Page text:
Tuesday, October 23, 2012

More than just a pear

Dessert is one of those things we often reserve for special occasions. It's not really an every day thing, and if it is it usually involves milk and cookies or a bowl of ice cream. It's not that those two things aren't delicious, and they definitely function well as weekday dessert, but sometimes you need something a little different. Something more seasonal. Something with fruit. Maybe something poached.

This week in my produce box I received some gorgeous Bosc pears. My first instinct on beholding really firm pears is to poach them. Bosc pears hold their shape beautifully as the poaching liquid sweetens and softens them, spices them up a bit with whatever ingredients you choose. And I'd forgotten how simple they are to make.

I used David Lebovitz's comprehensive instructions for poaching pears, but I'll let you know which additions I used in the poaching syrup because they turned out perfectly. They even had my dad devouring them with enthusiasm and he's not usually one for dessert.

Along with the water and sugar I added a cinnamon stick, two anise stars, a teaspoon of cloves, three slices of fresh ginger, and about six allspice berries. The star anise rounds out the flavour by adding an element counter to the typical autumn spices, while the ginger added a gentle heat that just hovered on the edge of noticeable.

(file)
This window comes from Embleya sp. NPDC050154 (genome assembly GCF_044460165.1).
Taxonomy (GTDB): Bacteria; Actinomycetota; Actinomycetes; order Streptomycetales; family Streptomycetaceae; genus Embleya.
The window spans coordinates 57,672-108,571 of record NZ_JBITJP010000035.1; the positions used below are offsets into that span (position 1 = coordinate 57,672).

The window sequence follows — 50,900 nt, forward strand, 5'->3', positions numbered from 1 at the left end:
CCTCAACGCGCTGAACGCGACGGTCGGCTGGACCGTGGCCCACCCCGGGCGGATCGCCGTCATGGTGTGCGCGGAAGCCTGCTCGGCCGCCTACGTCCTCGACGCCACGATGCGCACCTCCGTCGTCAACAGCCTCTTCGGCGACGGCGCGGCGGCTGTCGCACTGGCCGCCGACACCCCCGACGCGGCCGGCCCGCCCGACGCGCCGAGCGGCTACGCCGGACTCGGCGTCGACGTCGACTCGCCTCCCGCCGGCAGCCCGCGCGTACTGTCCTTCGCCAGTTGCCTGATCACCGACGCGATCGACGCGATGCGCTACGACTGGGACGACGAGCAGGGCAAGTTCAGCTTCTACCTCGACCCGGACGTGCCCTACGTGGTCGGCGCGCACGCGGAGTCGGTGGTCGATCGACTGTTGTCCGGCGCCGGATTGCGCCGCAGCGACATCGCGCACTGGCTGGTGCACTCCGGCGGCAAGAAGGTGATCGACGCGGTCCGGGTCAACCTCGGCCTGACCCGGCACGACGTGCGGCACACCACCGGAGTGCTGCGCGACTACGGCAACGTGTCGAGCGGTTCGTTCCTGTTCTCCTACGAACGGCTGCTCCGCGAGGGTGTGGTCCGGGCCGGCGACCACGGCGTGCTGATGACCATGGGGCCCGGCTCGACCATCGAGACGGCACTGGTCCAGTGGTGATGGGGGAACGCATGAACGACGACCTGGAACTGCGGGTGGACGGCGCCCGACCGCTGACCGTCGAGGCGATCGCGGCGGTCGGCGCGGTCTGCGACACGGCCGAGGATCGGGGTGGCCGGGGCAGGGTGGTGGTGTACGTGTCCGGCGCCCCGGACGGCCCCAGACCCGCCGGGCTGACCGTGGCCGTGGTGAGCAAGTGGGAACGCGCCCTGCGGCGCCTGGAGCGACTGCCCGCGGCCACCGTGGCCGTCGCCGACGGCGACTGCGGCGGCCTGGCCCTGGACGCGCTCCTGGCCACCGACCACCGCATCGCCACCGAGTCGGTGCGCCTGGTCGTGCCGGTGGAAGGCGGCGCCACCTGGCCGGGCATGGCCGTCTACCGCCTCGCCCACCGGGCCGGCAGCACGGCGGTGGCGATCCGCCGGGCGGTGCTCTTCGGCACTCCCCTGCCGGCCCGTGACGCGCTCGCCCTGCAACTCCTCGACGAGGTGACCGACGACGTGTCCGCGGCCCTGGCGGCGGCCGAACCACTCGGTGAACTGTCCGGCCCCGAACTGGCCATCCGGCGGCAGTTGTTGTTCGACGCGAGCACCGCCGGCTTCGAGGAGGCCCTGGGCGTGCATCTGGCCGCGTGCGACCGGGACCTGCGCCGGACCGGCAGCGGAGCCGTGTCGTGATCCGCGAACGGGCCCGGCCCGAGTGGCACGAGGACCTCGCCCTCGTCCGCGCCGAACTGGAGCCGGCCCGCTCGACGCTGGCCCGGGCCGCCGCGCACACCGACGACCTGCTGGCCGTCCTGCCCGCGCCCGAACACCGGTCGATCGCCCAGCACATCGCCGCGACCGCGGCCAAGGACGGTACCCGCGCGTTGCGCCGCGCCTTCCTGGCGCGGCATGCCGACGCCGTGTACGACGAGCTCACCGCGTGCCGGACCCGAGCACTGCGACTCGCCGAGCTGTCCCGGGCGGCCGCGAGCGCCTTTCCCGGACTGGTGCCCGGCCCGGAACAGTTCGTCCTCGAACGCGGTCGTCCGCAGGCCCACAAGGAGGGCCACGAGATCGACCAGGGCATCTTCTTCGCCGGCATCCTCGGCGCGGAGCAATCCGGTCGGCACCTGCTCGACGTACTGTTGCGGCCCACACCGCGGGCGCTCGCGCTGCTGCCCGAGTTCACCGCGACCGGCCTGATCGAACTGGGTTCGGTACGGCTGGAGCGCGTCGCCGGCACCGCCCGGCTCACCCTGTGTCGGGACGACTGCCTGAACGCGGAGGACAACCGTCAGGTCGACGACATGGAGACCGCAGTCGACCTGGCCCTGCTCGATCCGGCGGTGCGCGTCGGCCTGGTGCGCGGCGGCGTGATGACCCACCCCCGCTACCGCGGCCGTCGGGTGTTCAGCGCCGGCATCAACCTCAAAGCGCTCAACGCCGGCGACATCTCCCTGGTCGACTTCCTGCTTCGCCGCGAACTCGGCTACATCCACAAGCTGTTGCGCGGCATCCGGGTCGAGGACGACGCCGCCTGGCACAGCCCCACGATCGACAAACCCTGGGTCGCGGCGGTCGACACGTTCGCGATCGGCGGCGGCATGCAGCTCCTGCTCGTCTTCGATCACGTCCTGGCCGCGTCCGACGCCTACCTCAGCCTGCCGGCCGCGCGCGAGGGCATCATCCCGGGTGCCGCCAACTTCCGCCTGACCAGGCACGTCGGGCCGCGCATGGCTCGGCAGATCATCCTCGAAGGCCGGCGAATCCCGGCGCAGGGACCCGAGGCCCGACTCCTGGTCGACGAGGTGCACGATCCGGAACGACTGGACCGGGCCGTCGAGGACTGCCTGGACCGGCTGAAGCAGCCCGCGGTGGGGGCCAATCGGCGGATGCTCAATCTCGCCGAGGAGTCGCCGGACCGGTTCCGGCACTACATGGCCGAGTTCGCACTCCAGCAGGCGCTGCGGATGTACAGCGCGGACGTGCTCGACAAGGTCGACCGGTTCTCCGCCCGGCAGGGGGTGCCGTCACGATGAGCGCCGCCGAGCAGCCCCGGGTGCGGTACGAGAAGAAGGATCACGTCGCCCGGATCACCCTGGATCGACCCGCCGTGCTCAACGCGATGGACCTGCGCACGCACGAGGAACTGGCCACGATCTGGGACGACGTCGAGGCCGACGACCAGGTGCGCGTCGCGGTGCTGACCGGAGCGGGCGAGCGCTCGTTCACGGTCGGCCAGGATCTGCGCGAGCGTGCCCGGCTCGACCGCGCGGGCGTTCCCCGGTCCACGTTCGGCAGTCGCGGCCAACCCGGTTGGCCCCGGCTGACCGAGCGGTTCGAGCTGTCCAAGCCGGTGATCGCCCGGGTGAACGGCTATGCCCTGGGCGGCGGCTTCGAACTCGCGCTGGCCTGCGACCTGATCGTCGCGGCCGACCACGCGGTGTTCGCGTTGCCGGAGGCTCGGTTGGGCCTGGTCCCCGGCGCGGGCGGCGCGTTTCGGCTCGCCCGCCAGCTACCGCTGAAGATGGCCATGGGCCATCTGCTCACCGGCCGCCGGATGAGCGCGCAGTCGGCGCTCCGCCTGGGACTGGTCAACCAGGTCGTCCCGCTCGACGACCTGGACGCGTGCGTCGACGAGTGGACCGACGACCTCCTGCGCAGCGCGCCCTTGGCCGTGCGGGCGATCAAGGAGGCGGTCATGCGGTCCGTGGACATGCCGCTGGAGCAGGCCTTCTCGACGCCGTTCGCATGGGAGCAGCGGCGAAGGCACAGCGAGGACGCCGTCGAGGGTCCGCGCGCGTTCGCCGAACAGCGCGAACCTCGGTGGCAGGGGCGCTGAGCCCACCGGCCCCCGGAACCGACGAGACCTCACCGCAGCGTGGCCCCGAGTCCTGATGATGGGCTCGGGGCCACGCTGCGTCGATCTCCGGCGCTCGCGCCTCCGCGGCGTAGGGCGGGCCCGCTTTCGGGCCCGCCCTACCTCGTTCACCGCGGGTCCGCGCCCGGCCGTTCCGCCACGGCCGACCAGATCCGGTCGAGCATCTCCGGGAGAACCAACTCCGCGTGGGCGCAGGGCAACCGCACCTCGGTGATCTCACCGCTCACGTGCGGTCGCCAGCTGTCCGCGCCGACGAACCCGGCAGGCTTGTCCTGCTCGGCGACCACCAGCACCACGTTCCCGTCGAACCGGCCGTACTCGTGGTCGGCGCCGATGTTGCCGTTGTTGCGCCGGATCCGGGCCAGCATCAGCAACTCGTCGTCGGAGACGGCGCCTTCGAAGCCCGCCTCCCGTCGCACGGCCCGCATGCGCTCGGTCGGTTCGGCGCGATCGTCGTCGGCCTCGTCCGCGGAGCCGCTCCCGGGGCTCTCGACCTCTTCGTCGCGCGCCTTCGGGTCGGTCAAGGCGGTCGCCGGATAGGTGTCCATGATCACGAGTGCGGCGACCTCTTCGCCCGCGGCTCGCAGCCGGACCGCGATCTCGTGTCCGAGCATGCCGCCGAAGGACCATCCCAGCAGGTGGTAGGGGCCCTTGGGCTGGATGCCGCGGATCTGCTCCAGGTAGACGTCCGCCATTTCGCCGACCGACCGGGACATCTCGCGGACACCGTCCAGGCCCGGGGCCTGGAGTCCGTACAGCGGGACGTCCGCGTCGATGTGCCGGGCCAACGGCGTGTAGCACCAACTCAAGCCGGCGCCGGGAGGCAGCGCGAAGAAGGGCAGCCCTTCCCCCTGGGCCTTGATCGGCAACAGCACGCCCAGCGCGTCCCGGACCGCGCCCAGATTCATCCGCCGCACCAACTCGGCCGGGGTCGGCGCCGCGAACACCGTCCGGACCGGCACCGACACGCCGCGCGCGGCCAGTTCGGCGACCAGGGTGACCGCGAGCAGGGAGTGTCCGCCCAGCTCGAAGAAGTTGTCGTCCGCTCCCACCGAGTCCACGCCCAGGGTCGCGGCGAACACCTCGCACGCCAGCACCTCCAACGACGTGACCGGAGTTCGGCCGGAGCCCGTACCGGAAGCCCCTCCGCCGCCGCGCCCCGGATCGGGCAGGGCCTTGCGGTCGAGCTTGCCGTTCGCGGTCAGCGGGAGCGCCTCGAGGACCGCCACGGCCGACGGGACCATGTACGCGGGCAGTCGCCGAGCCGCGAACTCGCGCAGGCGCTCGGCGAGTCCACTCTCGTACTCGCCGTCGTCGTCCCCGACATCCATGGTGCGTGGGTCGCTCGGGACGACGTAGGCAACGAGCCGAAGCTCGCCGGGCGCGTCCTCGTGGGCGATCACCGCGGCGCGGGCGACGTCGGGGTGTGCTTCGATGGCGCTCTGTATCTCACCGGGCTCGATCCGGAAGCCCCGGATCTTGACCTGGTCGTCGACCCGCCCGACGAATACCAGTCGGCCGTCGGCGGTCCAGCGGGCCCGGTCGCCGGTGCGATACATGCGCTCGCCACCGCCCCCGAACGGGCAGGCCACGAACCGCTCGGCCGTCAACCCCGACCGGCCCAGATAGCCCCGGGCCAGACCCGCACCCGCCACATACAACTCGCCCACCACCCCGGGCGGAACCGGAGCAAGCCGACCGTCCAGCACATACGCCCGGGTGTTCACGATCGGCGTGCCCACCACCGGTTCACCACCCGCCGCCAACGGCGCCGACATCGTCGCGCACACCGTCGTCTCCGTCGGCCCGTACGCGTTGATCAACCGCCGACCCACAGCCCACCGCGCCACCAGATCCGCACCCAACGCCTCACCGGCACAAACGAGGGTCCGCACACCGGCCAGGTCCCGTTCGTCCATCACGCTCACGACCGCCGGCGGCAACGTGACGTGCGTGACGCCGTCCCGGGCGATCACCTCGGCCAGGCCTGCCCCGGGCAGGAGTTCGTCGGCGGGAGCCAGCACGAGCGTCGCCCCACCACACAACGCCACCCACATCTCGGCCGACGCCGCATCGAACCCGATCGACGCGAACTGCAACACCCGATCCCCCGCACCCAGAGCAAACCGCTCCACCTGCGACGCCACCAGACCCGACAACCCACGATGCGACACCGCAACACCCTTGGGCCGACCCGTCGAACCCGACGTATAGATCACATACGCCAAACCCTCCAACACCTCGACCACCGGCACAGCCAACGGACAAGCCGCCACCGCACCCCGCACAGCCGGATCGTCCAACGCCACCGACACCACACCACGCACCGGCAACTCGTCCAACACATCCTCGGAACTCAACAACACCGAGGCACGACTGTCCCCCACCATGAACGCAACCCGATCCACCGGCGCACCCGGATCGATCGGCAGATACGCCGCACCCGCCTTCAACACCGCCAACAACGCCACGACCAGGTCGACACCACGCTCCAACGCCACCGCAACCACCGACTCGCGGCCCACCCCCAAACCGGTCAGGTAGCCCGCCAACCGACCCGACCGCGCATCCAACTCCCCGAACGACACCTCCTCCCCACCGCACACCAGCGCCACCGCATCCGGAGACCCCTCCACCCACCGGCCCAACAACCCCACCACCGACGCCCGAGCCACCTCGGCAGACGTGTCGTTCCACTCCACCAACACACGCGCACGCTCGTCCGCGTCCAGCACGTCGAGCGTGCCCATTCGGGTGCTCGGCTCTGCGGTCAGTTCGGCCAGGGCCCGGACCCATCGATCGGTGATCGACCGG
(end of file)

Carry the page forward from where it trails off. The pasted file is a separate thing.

Once the pears were done I scooped them out with a slotted spoon and removed the spices so I could reduce the liquid to a syrup. It was all the pears needed, though they'd also pair well with spice cake or vanilla ice cream. I'm thinking a cardamom creme anglaise would also work. 

You can make these pears ahead of time and store them in the fridge in the poaching liquid. When you're ready to serve them you can reheat them in the liquid and then reduce the syrup. The pears will stay warm while the syrup reduces.

The best thing about these pears is how satisfying they are. They're sweet enough to indulge your dessert craving, but light enough to follow a large meal. And they're so easy. They offer maximum flavour with minimal effort. They're simple enough to serve after a weekday meal, but impressive enough to serve guests at a dinner party. And they are the perfect end to a crisp autumn day.

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